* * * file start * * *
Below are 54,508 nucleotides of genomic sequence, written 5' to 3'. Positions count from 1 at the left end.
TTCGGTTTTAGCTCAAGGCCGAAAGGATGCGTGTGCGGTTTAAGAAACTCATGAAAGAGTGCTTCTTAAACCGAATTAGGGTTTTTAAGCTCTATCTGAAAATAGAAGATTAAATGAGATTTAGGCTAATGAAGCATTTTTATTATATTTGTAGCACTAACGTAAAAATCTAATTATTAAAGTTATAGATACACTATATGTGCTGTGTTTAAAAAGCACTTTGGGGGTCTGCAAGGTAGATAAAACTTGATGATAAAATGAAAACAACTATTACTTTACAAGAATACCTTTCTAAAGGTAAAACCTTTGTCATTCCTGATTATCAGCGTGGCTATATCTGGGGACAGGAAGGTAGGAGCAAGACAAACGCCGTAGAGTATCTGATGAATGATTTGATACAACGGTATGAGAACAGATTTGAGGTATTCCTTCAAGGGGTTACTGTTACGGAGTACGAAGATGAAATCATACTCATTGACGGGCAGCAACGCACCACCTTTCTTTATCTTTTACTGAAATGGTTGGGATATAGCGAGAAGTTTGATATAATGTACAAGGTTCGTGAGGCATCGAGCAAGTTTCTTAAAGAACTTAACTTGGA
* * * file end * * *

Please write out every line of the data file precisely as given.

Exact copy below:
Below are 54,508 nucleotides of genomic sequence, written 5' to 3'. Positions count from 1 at the left end.
TTCGGTTTTAGCTCAAGGCCGAAAGGATGCGTGTGCGGTTTAAGAAACTCATGAAAGAGTGCTTCTTAAACCGAATTAGGGTTTTTAAGCTCTATCTGAAAATAGAAGATTAAATGAGATTTAGGCTAATGAAGCATTTTTATTATATTTGTAGCACTAACGTAAAAATCTAATTATTAAAGTTATAGATACACTATATGTGCTGTGTTTAAAAAGCACTTTGGGGGTCTGCAAGGTAGATAAAACTTGATGATAAAATGAAAACAACTATTACTTTACAAGAATACCTTTCTAAAGGTAAAACCTTTGTCATTCCTGATTATCAGCGTGGCTATATCTGGGGACAGGAAGGTAGGAGCAAGACAAACGCCGTAGAGTATCTGATGAATGATTTGATACAACGGTATGAGAACAGATTTGAGGTATTCCTTCAAGGGGTTACTGTTACGGAGTACGAAGATGAAATCATACTCATTGACGGGCAGCAACGCACCACCTTTCTTTATCTTTTACTGAAATGGTTGGGATATAGCGAGAAGTTTGATATAATGTACAAGGTTCGTGAGGCATCGAGCAAGTTTCTTAAAGAACTTAACTTGGA